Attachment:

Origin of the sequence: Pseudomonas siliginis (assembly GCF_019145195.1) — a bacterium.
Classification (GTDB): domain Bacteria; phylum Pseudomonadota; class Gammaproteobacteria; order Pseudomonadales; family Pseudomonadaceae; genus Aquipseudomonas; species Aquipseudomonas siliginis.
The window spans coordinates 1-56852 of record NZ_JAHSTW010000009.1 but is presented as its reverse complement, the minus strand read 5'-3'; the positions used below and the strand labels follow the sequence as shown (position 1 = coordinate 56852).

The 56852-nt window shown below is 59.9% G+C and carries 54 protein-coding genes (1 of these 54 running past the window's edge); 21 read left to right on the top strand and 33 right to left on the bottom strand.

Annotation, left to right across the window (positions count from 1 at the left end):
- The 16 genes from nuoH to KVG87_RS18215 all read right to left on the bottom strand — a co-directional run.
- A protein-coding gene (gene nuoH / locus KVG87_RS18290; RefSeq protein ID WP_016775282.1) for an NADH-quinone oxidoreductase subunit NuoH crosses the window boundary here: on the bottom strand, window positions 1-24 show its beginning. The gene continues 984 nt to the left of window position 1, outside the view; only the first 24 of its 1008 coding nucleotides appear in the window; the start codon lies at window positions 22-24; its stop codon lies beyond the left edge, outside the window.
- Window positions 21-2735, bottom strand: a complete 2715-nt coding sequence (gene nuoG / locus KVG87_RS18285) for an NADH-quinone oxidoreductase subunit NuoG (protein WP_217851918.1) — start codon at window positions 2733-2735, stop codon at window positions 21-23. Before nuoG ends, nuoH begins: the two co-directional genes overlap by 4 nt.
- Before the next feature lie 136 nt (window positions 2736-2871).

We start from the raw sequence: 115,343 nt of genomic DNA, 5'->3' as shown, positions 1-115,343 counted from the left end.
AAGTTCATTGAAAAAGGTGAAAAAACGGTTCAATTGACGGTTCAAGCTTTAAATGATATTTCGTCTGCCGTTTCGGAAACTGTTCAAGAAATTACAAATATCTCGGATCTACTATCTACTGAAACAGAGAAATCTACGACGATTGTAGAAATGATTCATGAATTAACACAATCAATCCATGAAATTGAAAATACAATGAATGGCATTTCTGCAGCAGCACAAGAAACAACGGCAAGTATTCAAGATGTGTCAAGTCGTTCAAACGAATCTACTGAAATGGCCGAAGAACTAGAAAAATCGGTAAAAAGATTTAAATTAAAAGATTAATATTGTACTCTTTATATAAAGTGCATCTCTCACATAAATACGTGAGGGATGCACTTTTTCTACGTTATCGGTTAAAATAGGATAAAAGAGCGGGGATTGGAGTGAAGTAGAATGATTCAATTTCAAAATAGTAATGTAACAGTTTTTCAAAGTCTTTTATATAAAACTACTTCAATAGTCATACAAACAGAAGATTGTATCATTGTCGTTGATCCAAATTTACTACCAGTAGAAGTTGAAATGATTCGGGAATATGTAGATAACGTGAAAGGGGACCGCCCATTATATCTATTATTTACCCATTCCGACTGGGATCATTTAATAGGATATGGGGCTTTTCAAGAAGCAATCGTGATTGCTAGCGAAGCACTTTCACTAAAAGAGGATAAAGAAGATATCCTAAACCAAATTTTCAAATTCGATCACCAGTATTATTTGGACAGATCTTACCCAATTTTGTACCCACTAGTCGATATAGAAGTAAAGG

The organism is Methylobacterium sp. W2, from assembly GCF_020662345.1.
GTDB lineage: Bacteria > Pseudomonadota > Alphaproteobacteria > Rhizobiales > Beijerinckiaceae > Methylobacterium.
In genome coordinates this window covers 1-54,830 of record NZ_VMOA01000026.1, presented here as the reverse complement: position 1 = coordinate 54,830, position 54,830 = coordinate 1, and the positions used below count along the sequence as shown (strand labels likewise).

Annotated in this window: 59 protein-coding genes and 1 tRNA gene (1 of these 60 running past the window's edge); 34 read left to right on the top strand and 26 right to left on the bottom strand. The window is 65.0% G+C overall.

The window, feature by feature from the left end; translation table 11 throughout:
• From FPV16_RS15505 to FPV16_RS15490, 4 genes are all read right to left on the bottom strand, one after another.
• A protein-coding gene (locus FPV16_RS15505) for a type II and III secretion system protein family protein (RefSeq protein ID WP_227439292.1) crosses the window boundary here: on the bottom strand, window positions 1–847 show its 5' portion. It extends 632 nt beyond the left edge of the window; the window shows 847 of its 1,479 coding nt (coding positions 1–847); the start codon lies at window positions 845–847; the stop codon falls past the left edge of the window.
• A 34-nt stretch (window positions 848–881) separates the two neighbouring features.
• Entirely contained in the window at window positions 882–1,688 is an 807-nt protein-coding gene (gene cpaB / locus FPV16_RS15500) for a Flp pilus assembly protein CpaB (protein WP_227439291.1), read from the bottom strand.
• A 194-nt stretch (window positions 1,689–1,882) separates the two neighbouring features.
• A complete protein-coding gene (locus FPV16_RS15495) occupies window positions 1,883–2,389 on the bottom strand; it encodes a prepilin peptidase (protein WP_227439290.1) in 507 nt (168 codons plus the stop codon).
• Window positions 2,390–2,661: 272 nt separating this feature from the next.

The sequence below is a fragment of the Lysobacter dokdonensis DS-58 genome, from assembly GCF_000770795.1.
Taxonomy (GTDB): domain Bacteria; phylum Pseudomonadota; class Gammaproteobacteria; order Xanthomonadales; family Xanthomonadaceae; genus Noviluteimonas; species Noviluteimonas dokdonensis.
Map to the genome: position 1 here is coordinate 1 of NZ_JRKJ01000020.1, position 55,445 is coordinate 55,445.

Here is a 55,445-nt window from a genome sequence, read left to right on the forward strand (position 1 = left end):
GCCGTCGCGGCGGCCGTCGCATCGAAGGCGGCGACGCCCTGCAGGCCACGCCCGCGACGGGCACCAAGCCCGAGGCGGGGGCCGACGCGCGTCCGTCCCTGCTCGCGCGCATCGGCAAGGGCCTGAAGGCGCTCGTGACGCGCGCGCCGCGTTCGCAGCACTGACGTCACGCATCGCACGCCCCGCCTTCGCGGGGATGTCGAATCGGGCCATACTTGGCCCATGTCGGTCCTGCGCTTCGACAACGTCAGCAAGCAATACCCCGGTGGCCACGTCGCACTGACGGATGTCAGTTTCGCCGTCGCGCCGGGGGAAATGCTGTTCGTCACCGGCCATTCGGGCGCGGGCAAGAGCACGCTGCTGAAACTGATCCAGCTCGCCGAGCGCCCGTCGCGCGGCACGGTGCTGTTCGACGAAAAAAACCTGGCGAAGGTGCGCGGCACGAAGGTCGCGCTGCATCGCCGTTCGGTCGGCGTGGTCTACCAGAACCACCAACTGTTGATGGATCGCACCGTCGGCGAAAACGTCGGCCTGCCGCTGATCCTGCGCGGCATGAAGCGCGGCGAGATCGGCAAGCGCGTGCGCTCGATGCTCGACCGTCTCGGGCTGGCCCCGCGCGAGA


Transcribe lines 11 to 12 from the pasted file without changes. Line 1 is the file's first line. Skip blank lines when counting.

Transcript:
AAGTTCATTGAAAAAGGTGAAAAAACGGTTCAATTGACGGTTCAAGCTTTAAATGATATTTCGTCTGCCGTTTCGGAAACTGTTCAAGAAATTACAAATATCTCGGATCTACTATCTACTGAAACAGAGAAATCTACGACGATTGTAGAAATGATTCATGAATTAACACAATCAATCCATGAAATTGAAAATACAATGAATGGCATTTCTGCAGCAGCACAAGAAACAACGGCAAGTATTCAAGATGTGTCAAGTCGTTCAAACGAATCTACTGAAATGGCCGAAGAACTAGAAAAATCGGTAAAAAGATTTAAATTAAAAGATTAATATTGTACTCTTTATATAAAGTGCATCTCTCACATAAATACGTGAGGGATGCACTTTTTCTACGTTATCGGTTAAAATAGGATAAAAGAGCGGGGATTGGAGTGAAGTAGAATGATTCAATTTCAAAATAGTAATGTAACAGTTTTTCAAAGTCTTTTATATAAAACTACTTCAATAGTCATACAAACAGAAGATTGTATCATTGTCGTTGATCCAAATTTACTACCAGTAGAAGTTGAAATGATTCGGGAATATGTAGATAACGTGAAAGGGGACCGCCCATTATATCTATTATTTACCCATTCCGACTGGGATCATTTAATAGGATATGGGGCTTTTCAAGAAGCAATCGTGATTGCTAGCGAAGCACTTTCACTAAAAGAGGATAAAGAAGATATCCTAAACCAAATTTTCAAATTCGATCACCAGTATTATTTGGACAGATCTTACCCAATTTTGTACCCACTAGTCGATATAGAAGTAAAGG

The organism is Methylobacterium sp. W2, from assembly GCF_020662345.1.